Method Binding​

The Bind option is one of the most important options in a Wails application. It specifies which struct methods to expose to the frontend. When the application starts, it examines the struct instances listed in the Bind field in the options, determines which methods are public (starts with an uppercase letter) and will generate Javascript versions of those methods that can be called by the frontend code.

Note

Wails requires that you pass in an instance of the struct for it to bind it correctly

In this example, we create a new App instance and then add this instance to the Bind option in wails.Run:

main.go
package main

import (
"embed"
"log"

"github.com/wailsapp/wails/v2"
"github.com/wailsapp/wails/v2/pkg/options"
)

//go:embed frontend/dist
var assets embed.FS

func main() {

app := &App{}

err := wails.Run(&options.App{
Title: "Basic Demo",
Width: 1024,
Height: 768,
Assets: &assets,
OnStartup: app.startup,
OnShutdown: app.shutdown,
Bind: []interface{}{
app,
},
})
if err != nil {
log.Fatal(err)
}
}


type App struct {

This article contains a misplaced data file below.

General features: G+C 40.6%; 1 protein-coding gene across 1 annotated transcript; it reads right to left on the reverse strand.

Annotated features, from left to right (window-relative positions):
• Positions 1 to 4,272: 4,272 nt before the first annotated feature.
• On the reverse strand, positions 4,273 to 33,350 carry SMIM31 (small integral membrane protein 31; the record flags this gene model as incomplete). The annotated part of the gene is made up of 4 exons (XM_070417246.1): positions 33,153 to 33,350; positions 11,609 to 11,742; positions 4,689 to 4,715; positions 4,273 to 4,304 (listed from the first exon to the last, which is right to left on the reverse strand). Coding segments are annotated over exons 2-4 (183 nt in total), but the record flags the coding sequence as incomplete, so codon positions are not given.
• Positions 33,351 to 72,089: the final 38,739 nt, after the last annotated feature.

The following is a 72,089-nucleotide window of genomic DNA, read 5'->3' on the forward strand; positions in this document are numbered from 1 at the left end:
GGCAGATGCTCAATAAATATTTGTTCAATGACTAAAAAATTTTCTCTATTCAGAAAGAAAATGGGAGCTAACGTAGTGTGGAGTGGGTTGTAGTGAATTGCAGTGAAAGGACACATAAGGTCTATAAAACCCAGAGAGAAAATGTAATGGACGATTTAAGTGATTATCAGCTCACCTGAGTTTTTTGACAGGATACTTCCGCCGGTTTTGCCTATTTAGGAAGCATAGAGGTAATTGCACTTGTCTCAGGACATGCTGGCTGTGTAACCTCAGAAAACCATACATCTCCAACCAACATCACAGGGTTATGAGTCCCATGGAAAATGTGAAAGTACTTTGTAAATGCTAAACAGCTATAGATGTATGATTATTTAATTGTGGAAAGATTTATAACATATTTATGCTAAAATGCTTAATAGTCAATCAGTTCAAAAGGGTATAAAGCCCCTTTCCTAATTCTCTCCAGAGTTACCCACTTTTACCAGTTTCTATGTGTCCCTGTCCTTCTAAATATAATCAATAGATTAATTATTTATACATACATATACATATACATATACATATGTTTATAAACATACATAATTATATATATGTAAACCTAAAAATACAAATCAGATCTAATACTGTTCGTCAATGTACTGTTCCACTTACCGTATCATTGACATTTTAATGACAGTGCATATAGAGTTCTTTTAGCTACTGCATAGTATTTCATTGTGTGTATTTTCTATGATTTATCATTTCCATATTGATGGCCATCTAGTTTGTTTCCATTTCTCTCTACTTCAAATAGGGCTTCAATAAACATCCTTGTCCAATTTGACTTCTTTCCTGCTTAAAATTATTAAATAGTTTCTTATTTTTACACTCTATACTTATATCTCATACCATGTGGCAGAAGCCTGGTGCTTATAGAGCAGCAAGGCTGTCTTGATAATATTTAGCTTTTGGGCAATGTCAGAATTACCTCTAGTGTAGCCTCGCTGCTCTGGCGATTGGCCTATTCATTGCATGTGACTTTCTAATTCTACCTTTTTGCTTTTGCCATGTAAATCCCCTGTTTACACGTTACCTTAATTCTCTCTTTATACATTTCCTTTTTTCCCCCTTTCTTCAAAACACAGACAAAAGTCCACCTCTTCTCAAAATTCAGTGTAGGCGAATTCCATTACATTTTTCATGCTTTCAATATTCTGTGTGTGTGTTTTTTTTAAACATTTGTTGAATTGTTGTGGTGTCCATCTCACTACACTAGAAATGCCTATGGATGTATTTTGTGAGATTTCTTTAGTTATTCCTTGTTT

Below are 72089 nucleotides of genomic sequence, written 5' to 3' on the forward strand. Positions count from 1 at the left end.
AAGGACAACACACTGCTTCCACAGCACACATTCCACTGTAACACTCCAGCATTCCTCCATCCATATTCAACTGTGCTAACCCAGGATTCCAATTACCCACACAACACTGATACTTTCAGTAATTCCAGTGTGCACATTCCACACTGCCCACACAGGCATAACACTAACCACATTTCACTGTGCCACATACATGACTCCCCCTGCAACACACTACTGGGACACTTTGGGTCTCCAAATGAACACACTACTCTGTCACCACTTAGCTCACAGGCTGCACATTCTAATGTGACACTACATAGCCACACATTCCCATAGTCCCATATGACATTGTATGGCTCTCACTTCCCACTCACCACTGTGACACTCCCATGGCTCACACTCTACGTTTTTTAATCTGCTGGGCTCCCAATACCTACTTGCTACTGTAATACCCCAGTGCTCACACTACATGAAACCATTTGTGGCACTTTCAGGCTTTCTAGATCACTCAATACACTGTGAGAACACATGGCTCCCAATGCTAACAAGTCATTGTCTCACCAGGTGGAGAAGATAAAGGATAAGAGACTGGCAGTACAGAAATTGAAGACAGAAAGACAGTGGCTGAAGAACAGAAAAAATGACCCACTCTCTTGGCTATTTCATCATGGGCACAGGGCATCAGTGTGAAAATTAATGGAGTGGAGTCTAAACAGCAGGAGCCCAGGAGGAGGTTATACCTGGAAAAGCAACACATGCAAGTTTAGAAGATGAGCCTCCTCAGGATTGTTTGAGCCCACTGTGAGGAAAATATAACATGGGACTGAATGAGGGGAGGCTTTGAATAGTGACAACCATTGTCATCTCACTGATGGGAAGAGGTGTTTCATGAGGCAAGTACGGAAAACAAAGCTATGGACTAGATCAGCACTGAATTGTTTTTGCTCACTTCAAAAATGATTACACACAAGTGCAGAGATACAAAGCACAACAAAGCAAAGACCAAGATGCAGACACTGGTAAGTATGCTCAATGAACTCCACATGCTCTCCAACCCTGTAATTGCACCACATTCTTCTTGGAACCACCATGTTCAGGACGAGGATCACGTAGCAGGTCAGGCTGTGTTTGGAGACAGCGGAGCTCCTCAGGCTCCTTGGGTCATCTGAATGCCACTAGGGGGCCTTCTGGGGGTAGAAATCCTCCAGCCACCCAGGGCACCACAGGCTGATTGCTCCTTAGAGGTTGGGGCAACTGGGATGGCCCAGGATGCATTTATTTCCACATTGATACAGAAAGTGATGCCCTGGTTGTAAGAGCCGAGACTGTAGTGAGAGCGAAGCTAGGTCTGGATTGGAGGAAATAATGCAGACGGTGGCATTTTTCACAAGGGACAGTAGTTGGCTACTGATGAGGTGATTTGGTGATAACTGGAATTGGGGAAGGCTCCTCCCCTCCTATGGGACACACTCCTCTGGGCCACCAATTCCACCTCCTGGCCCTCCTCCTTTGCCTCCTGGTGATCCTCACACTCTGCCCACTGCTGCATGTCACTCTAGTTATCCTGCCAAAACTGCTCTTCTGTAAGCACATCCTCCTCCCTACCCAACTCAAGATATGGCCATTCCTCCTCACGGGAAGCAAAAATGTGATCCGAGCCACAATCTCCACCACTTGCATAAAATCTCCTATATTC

ctx context.Context
}

func (b *App) startup(ctx context.Context) {
b.ctx = ctx
}

func (b *App) shutdown(ctx context.Context) {}

func (b *App) Greet(name string) string {
return fmt.Sprintf("Hello %s!", name)
}

You may bind as many structs as you like. Just make sure you create an instance of it and pass it in Bind:

...
err := wails.Run(&options.App{
Title: "Basic Demo",
Width: 1024,
Height: 768,
Assets: &assets,
OnStartup: app.startup,
OnShutdown: app.shutdown,
Bind: []interface{}{
app,
&mystruct1{},
&mystruct2{},
},
})
...

The bound methods are located in the frontend at window.go.<packagename>.<struct>.<method>. In the example above, we bind app, which has one public method Greet. This can be called in Javascript by calling window.go.main.App.Greet. These methods return a Promise. A successful call will result in the first return value from the Go call to be passed to the resolve handler. An unsuccessful call is when a Go method that has an error type as it's second return value, passes an error instance back to the caller. This is passed back via the reject handler. In the example above, Greet only returns a string so the Javascript call will never reject - unless invalid data is passed to it.